Author Peter Knegt has written pocket book about the history of Canada's gay civil-rights movement, About Canada: Queer Rights (Photo by Adam Coish)
First-time author Peter Knegt has written a slim pocket book about the history of the queer rights movement in Canada – and it’s pretty good. Part of Halifax-based Fernwood Publishing’s About Canada series, this book is simply titled Queer Rights and briefly but concisely explores how Canada became a gay-civil-rights world leader.
“At first I just kind of did everything I could possibly think of: scouring every single issue of iconic gay liberation magazine The Body Politic at the Canadian Gay and Lesbian Archives in Toronto; reading or rereading everything already written on the topic (most notably the work of Gary Kinsman, Tom Warner, David Rayside, Miriam Smith, Becki L Ross and Brenda Cossman); contacting any kind of authority on the issues I could think of – whether academics, artists, politicians or leaders at queer organizations – and trying to set up interviews,” Knegt tells Canada's Xtra newspaper.
“I ended up interviewing upwards of 70 people from across Canada, some on the phone and some in person. And that was a more important part of the process than I ever could have imagined. Hearing the stories of these men and women who had seen and done so much was intensely inspiring. I remember sitting across the table from Tim McCaskell or Kristyn Wong-Tam or Gerald Hannon and just feeling so floored by what they had to say.”
My one beef with the book is that Montreal’s July 1990 Sex Garage raid is not mentioned once. Without diminishing the importance of the 1977 police raid on Montreal gay leather bar Truxx, Sex Garage is arguably the most important queer event in the history of Montreal and Quebec. That night politicized an entire generation of queer activists who permanently changed the Quebec political landscape and led directly to the creation of the group Lesbians and Gays Against Violence.
"The Truxx raid never changed the attitudes of Montrealers towards gays and lesbians and it certainly didn't inject pride in the gay community," veteran gay activist Michael Hendricks - who has done more for gay civil rights in Canada than probably any judge or politician - told me. "That's why I believe Sex Garage was Montreal's Stonewall. It created community and brought us together in a common front. It also brought English and French together. We founded a group called Lesbians and Gays Against Violence and kept parading around the city for another two months."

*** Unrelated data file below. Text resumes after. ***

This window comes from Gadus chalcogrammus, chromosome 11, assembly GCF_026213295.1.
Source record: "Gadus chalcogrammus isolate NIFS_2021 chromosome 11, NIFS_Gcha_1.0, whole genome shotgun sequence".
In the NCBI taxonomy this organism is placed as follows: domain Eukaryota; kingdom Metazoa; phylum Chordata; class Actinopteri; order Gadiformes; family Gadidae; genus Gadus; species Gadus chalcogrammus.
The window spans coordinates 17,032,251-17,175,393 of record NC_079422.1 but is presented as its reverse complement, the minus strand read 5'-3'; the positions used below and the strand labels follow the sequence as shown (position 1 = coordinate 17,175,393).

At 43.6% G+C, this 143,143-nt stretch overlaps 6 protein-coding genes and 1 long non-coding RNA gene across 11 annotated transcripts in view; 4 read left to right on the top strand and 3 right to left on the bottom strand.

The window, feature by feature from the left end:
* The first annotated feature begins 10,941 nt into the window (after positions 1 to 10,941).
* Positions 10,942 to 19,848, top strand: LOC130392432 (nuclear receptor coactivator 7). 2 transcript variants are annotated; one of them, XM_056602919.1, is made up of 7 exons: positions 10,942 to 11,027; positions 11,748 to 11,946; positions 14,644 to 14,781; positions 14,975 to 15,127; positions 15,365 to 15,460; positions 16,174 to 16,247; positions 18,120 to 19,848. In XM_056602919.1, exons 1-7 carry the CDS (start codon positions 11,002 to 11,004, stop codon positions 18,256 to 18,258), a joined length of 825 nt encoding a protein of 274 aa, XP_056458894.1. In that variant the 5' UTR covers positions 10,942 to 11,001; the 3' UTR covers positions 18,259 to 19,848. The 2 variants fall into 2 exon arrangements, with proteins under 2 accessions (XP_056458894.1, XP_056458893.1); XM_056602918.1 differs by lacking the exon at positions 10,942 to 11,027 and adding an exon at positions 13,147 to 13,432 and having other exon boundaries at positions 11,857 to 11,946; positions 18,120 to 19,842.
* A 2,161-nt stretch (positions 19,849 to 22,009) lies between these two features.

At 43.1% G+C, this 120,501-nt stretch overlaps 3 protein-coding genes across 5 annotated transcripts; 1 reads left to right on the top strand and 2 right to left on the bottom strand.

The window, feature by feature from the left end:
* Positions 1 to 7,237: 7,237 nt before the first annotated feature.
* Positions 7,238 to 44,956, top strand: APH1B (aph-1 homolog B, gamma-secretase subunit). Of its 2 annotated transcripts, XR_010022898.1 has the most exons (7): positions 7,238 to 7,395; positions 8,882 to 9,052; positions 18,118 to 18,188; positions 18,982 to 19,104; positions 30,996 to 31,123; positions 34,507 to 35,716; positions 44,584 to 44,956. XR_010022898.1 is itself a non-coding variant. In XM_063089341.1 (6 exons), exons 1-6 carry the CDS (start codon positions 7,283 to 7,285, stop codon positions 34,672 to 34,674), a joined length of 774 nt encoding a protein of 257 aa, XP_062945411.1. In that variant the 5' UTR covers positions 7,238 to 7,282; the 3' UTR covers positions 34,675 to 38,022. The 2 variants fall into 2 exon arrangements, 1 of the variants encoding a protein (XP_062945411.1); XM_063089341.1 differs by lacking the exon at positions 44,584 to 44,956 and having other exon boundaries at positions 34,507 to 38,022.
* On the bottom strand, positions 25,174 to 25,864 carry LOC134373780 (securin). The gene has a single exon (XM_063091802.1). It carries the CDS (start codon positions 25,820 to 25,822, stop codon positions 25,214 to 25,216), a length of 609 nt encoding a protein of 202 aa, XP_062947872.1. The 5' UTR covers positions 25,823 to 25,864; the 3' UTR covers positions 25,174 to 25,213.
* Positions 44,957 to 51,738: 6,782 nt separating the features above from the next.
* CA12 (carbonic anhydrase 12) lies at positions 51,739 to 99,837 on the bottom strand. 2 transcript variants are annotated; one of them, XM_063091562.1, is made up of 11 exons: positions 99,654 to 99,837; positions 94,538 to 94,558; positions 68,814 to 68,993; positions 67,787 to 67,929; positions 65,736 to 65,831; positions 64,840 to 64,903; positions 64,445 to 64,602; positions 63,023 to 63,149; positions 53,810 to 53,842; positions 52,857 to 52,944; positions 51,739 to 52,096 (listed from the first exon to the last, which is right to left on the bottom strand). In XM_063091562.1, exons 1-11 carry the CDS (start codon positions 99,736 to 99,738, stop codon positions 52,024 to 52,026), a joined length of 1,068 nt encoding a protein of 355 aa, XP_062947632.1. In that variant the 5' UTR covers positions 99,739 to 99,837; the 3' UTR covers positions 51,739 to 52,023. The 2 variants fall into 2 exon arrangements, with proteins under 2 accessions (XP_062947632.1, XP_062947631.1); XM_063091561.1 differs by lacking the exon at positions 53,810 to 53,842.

LGV was the predecessor of La Table de concertation des gaies et lesbiennes du grand Montreal, the political-action group pivotal in lobbying for the Quebec Human Rights Commission's historic 1993 public hearings on violence against gays and lesbians.
Later, La Table was also key in lobbying for the 1999 passage of Quebec's historic Omnibus Bill 32, which extended benefits, pensions and social services to same-sex couples. That also led to Hendricks' 2004 Quebec Superior Court victory legalizing same-sex marriage in Quebec, a landmark ruling that also forced Ottawa's hand in the 2005 national debate over same-sex marriage.
Montreal publicist Puelo Deir produced the outdoor-stage show at Montreal's Parc Lafontaine following LGV's 1990 march from Montreal City Hall that, in tandem with other Sex Garage fundraisers, helped raise $5,000 to cover lawyer's fees.
That Sex Garage march also directly laid the groundwork for Montreal's Divers/Cite Queer Pride march that Deir co-founded with Suzanne Girard in 1993, a march that in 2007 morphed into the city's famed eight-day Divers/Cite queer arts and culture festival.
Sex Garage also inspired Bad Boy Club Montreal head honcho Robert Vézina to organize the BBCM's first Black & Blue circuit party in 1991. "We thought everybody needed a breath of fresh air," Robert told me years later.
Over the next decade Divers/Cite and Black & Blue would, ironically, transform Montreal into a choice gay tourism destination, pushing Tourisme Montréal to create a gay-tourism template since adopted by tourism authorities worldwide.
So a book on gay rights in Canada that doesn’t even mention Sex Garage can’t help but fall short.
On the other hand, I was pleased to see The Montreal Manifesto – as it was read by activists who took over the opening of the 1989 International AIDS Conference in Montreal – made it into the book. As ACT UP founder Larry Kramer told me himself, “We made a difference at the AIDS conference in Montreal.”
Knegt admits it is impossible to include everything in a book as slim as Queer Rights.
“My main goal – and honestly the greatest challenge – was to make this book as inclusive as possible,” he says. “Sure, I also wanted to make it as accessible as possible. This is really just an introduction that intends to lead readers into other educational directions. But it was important to make it as comprehensive as 150 pages could possibly allow. And that’s a significant challenge."